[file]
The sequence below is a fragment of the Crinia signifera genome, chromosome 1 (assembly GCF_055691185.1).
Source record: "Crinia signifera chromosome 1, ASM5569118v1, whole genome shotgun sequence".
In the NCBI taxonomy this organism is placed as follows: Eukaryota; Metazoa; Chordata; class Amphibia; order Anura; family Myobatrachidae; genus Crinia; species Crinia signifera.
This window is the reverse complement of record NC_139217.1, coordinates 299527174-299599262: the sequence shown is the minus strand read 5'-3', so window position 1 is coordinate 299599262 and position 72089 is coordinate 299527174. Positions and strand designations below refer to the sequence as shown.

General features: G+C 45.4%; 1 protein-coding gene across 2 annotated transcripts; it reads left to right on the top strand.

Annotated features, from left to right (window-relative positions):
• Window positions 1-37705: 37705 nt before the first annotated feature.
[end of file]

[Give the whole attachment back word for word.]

The sequence below is a fragment of the Crinia signifera genome, chromosome 1 (assembly GCF_055691185.1).
Source record: "Crinia signifera chromosome 1, ASM5569118v1, whole genome shotgun sequence".
In the NCBI taxonomy this organism is placed as follows: Eukaryota; Metazoa; Chordata; class Amphibia; order Anura; family Myobatrachidae; genus Crinia; species Crinia signifera.
This window is the reverse complement of record NC_139217.1, coordinates 299527174-299599262: the sequence shown is the minus strand read 5'-3', so window position 1 is coordinate 299599262 and position 72089 is coordinate 299527174. Positions and strand designations below refer to the sequence as shown.

General features: G+C 45.4%; 1 protein-coding gene across 2 annotated transcripts; it reads left to right on the top strand.

Annotated features, from left to right (window-relative positions):
• Window positions 1-37705: 37705 nt before the first annotated feature.